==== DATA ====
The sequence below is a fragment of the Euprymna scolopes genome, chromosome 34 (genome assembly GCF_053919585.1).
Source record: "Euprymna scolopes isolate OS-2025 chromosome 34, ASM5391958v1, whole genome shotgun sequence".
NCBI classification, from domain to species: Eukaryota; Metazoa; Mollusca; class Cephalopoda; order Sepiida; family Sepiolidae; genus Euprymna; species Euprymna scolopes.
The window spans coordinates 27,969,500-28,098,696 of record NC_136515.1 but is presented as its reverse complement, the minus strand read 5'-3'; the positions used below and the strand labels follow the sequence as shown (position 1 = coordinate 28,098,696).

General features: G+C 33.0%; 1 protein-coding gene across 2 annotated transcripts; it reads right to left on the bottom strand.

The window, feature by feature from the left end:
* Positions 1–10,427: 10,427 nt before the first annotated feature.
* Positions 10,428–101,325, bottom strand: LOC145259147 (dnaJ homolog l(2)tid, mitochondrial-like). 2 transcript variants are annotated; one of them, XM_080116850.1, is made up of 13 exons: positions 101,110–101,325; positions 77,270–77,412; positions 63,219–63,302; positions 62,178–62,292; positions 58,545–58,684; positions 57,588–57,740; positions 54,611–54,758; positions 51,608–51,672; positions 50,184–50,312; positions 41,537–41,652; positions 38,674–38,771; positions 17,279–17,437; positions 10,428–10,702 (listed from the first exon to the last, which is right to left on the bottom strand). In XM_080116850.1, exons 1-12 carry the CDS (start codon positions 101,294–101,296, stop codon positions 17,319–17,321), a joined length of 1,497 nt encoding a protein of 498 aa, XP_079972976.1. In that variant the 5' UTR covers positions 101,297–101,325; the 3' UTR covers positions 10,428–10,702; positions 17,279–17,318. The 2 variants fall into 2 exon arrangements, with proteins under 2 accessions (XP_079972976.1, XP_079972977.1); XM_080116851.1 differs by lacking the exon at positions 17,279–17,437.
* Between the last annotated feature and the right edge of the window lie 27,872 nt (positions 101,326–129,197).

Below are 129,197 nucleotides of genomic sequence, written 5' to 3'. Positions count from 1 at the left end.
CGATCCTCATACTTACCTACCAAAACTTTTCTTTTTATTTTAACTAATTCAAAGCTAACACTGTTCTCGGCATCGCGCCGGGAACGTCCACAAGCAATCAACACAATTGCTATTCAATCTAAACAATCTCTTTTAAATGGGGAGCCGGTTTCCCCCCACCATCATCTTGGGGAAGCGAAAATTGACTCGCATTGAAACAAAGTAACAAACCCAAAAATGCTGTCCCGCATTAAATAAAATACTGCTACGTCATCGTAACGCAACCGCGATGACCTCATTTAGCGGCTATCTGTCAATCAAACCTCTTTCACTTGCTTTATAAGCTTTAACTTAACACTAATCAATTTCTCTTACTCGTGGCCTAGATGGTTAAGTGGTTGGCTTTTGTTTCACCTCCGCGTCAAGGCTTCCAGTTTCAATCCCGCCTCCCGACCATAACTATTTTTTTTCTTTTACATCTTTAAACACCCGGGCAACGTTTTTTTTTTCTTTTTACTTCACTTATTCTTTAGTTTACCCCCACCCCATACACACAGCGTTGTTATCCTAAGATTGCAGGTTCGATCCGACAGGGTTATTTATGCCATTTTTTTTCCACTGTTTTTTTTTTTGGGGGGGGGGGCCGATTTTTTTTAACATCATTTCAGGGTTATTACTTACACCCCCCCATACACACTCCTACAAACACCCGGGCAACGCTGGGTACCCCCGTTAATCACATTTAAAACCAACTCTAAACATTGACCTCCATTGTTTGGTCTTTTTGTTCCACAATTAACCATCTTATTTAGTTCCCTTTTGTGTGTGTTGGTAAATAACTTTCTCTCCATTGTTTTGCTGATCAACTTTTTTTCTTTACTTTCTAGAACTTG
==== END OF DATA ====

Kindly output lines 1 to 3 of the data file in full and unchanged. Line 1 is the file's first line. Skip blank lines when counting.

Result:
The sequence below is a fragment of the Euprymna scolopes genome, chromosome 34 (genome assembly GCF_053919585.1).
Source record: "Euprymna scolopes isolate OS-2025 chromosome 34, ASM5391958v1, whole genome shotgun sequence".
NCBI classification, from domain to species: Eukaryota; Metazoa; Mollusca; class Cephalopoda; order Sepiida; family Sepiolidae; genus Euprymna; species Euprymna scolopes.